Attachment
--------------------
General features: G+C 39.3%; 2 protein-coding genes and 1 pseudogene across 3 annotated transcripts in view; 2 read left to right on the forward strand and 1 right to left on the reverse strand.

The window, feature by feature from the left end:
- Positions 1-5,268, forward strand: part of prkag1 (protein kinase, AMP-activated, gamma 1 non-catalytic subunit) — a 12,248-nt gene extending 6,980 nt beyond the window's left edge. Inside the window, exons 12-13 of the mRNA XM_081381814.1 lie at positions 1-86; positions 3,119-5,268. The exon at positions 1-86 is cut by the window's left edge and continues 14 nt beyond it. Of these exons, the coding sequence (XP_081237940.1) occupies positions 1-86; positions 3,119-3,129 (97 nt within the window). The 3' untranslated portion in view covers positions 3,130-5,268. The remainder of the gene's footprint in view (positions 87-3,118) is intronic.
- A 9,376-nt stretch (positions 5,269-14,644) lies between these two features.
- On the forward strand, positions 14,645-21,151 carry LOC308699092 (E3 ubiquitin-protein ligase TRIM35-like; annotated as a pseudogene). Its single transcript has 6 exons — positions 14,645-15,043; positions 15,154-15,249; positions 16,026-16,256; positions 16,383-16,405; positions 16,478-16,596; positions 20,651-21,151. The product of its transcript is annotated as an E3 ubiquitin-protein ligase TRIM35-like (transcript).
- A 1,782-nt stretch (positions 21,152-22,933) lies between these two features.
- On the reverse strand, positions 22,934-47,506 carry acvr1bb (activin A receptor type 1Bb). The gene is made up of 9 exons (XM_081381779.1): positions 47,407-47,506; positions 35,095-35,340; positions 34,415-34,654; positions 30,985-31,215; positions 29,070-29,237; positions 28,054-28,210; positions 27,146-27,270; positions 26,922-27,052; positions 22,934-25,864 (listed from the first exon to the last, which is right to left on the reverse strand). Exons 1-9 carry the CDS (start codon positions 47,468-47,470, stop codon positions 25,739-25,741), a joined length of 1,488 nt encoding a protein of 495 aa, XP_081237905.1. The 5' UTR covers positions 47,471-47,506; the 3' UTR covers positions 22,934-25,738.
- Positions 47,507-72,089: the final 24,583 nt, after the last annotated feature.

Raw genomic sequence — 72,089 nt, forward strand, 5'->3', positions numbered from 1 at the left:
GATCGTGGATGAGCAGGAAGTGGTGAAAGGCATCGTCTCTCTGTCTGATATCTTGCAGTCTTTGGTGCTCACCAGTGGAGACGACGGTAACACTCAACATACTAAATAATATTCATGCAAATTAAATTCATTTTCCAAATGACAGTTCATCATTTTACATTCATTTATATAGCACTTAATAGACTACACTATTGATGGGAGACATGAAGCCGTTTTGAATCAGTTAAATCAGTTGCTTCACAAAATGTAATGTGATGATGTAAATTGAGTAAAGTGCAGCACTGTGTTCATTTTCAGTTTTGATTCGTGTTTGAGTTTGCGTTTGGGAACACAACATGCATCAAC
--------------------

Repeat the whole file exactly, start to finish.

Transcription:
General features: G+C 39.3%; 2 protein-coding genes and 1 pseudogene across 3 annotated transcripts in view; 2 read left to right on the forward strand and 1 right to left on the reverse strand.

The window, feature by feature from the left end:
- Positions 1-5,268, forward strand: part of prkag1 (protein kinase, AMP-activated, gamma 1 non-catalytic subunit) — a 12,248-nt gene extending 6,980 nt beyond the window's left edge. Inside the window, exons 12-13 of the mRNA XM_081381814.1 lie at positions 1-86; positions 3,119-5,268. The exon at positions 1-86 is cut by the window's left edge and continues 14 nt beyond it. Of these exons, the coding sequence (XP_081237940.1) occupies positions 1-86; positions 3,119-3,129 (97 nt within the window). The 3' untranslated portion in view covers positions 3,130-5,268. The remainder of the gene's footprint in view (positions 87-3,118) is intronic.
- A 9,376-nt stretch (positions 5,269-14,644) lies between these two features.
- On the forward strand, positions 14,645-21,151 carry LOC308699092 (E3 ubiquitin-protein ligase TRIM35-like; annotated as a pseudogene). Its single transcript has 6 exons — positions 14,645-15,043; positions 15,154-15,249; positions 16,026-16,256; positions 16,383-16,405; positions 16,478-16,596; positions 20,651-21,151. The product of its transcript is annotated as an E3 ubiquitin-protein ligase TRIM35-like (transcript).
- A 1,782-nt stretch (positions 21,152-22,933) lies between these two features.
- On the reverse strand, positions 22,934-47,506 carry acvr1bb (activin A receptor type 1Bb). The gene is made up of 9 exons (XM_081381779.1): positions 47,407-47,506; positions 35,095-35,340; positions 34,415-34,654; positions 30,985-31,215; positions 29,070-29,237; positions 28,054-28,210; positions 27,146-27,270; positions 26,922-27,052; positions 22,934-25,864 (listed from the first exon to the last, which is right to left on the reverse strand). Exons 1-9 carry the CDS (start codon positions 47,468-47,470, stop codon positions 25,739-25,741), a joined length of 1,488 nt encoding a protein of 495 aa, XP_081237905.1. The 5' UTR covers positions 47,471-47,506; the 3' UTR covers positions 22,934-25,738.
- Positions 47,507-72,089: the final 24,583 nt, after the last annotated feature.

Raw genomic sequence — 72,089 nt, forward strand, 5'->3', positions numbered from 1 at the left:
GATCGTGGATGAGCAGGAAGTGGTGAAAGGCATCGTCTCTCTGTCTGATATCTTGCAGTCTTTGGTGCTCACCAGTGGAGACGACGGTAACACTCAACATACTAAATAATATTCATGCAAATTAAATTCATTTTCCAAATGACAGTTCATCATTTTACATTCATTTATATAGCACTTAATAGACTACACTATTGATGGGAGACATGAAGCCGTTTTGAATCAGTTAAATCAGTTGCTTCACAAAATGTAATGTGATGATGTAAATTGAGTAAAGTGCAGCACTGTGTTCATTTTCAGTTTTGATTCGTGTTTGAGTTTGCGTTTGGGAACACAACATGCATCAAC